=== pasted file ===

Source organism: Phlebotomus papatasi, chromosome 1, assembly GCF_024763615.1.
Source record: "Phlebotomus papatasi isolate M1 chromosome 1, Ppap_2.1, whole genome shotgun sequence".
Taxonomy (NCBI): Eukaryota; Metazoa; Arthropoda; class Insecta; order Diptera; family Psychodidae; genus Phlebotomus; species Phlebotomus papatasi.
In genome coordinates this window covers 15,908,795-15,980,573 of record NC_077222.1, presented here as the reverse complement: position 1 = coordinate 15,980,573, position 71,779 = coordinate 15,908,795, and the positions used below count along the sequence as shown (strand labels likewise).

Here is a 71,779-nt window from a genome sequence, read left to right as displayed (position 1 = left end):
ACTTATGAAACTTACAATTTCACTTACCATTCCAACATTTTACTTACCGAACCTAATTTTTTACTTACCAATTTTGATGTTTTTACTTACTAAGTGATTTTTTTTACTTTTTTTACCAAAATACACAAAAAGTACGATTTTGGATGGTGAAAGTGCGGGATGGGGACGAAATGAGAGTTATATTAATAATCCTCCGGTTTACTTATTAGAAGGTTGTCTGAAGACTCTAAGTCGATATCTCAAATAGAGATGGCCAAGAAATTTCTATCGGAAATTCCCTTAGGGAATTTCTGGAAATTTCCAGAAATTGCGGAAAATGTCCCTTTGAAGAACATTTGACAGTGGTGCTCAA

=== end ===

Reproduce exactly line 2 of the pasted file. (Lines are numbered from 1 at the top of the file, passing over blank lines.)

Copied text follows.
Source record: "Phlebotomus papatasi isolate M1 chromosome 1, Ppap_2.1, whole genome shotgun sequence".